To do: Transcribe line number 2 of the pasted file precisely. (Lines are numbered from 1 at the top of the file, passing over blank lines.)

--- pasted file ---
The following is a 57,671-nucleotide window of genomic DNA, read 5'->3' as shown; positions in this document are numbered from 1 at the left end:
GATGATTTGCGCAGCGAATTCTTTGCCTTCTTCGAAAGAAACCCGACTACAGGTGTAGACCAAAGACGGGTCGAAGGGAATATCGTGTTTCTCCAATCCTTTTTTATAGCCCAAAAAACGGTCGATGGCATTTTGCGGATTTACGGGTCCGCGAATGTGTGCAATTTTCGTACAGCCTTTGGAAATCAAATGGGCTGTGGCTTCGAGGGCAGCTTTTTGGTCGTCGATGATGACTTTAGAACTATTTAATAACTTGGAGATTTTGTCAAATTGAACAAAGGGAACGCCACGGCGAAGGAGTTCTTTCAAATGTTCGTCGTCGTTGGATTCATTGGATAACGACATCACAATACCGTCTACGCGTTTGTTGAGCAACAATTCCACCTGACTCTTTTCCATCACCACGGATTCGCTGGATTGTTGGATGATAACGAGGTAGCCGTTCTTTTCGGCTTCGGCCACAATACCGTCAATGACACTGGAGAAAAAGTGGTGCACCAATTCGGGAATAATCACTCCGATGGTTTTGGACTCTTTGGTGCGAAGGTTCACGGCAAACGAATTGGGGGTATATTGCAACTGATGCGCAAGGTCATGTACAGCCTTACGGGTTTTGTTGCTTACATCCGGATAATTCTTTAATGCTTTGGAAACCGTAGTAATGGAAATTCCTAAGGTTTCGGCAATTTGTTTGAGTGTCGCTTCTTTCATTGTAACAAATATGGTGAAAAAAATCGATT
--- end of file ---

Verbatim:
GATGATTTGCGCAGCGAATTCTTTGCCTTCTTCGAAAGAAACCCGACTACAGGTGTAGACCAAAGACGGGTCGAAGGGAATATCGTGTTTCTCCAATCCTTTTTTATAGCCCAAAAAACGGTCGATGGCATTTTGCGGATTTACGGGTCCGCGAATGTGTGCAATTTTCGTACAGCCTTTGGAAATCAAATGGGCTGTGGCTTCGAGGGCAGCTTTTTGGTCGTCGATGATGACTTTAGAACTATTTAATAACTTGGAGATTTTGTCAAATTGAACAAAGGGAACGCCACGGCGAAGGAGTTCTTTCAAATGTTCGTCGTCGTTGGATTCATTGGATAACGACATCACAATACCGTCTACGCGTTTGTTGAGCAACAATTCCACCTGACTCTTTTCCATCACCACGGATTCGCTGGATTGTTGGATGATAACGAGGTAGCCGTTCTTTTCGGCTTCGGCCACAATACCGTCAATGACACTGGAGAAAAAGTGGTGCACCAATTCGGGAATAATCACTCCGATGGTTTTGGACTCTTTGGTGCGAAGGTTCACGGCAAACGAATTGGGGGTATATTGCAACTGATGCGCAAGGTCATGTACAGCCTTACGGGTTTTGTTGCTTACATCCGGATAATTCTTTAATGCTTTGGAAACCGTAGTAATGGAAATTCCTAAGGTTTCGGCAATTTGTTTGAGTGTCGCTTCTTTCATTGTAACAAATATGGTGAAAAAAATCGATT